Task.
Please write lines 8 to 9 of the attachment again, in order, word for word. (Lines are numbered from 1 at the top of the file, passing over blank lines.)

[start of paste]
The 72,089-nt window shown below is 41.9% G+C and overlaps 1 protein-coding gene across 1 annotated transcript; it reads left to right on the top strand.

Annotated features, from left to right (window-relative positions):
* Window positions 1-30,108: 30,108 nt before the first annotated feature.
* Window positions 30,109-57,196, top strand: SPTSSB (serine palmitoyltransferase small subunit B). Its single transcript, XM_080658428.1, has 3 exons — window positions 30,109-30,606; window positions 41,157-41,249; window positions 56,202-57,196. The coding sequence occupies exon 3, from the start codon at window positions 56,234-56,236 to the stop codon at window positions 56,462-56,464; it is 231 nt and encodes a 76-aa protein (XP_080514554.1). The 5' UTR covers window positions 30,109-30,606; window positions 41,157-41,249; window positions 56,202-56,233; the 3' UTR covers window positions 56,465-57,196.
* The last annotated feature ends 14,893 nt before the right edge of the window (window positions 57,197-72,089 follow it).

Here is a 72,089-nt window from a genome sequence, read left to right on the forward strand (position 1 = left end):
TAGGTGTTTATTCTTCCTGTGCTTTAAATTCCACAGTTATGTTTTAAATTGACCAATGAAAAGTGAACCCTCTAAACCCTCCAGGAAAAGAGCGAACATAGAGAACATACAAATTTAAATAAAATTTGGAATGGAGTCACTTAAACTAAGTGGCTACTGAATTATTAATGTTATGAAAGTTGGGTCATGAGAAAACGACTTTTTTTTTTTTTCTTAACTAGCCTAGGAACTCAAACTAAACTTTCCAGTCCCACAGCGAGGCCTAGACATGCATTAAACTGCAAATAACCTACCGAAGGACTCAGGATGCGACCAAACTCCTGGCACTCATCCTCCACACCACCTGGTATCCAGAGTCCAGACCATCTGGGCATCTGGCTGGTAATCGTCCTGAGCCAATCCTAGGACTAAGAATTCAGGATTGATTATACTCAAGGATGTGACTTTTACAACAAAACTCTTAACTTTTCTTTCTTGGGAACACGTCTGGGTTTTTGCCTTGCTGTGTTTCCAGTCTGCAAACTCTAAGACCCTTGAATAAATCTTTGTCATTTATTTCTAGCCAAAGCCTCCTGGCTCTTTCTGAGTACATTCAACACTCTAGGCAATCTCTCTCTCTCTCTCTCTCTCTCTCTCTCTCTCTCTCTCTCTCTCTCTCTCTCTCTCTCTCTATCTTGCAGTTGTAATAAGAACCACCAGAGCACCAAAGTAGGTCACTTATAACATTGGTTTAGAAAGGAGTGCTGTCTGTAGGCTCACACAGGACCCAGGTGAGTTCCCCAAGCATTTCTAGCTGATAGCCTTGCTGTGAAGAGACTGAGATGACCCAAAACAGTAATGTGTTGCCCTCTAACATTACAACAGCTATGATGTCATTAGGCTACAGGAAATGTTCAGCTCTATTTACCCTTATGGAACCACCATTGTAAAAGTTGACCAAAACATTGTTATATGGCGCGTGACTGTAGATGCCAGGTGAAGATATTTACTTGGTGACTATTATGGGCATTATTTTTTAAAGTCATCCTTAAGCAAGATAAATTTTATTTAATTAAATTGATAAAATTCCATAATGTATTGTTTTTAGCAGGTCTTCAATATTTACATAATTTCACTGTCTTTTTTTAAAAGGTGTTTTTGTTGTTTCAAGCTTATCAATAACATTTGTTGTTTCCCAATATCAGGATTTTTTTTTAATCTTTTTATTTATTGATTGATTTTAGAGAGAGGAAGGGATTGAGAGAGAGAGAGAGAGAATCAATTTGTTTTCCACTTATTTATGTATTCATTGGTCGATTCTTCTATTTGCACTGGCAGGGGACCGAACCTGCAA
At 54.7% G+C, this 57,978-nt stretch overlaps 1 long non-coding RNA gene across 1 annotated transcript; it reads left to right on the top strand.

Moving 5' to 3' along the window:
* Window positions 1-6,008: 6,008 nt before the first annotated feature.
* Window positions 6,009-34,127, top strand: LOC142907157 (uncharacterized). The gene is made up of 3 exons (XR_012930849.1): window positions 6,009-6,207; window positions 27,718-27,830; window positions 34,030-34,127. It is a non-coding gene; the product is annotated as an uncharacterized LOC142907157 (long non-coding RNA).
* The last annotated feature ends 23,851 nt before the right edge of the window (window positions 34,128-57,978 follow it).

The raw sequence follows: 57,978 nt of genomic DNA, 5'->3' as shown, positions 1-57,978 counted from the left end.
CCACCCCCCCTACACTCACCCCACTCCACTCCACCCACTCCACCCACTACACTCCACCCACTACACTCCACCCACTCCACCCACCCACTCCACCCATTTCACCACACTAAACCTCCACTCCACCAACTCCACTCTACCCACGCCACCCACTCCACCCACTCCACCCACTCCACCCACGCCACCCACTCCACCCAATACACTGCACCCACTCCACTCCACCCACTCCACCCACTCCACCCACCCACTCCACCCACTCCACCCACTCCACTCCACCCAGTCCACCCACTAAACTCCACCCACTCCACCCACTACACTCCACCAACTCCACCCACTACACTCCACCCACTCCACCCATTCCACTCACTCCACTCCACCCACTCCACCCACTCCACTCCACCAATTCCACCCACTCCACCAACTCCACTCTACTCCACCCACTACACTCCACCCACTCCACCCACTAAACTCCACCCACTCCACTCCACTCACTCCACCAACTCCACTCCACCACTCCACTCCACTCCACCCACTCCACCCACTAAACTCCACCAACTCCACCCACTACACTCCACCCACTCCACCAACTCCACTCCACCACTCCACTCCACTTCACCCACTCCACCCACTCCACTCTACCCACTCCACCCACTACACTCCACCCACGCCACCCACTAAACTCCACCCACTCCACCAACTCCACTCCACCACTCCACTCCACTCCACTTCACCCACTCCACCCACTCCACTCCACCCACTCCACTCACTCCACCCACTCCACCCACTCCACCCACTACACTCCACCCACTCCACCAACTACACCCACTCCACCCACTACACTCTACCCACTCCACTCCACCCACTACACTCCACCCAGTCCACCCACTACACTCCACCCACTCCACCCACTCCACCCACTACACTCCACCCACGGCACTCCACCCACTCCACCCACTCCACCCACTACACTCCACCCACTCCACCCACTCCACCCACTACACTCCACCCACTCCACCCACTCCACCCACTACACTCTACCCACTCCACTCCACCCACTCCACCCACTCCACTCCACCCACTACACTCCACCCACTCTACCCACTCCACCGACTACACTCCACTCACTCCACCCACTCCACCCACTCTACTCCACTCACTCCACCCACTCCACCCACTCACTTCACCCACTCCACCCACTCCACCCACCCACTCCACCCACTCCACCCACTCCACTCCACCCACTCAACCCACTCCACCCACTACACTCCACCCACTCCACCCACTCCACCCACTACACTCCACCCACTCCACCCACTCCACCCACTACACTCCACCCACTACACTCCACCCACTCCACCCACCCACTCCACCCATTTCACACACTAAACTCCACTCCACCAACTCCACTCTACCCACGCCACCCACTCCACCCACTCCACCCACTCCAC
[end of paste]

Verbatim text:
At 54.7% G+C, this 57,978-nt stretch overlaps 1 long non-coding RNA gene across 1 annotated transcript; it reads left to right on the top strand.

Moving 5' to 3' along the window: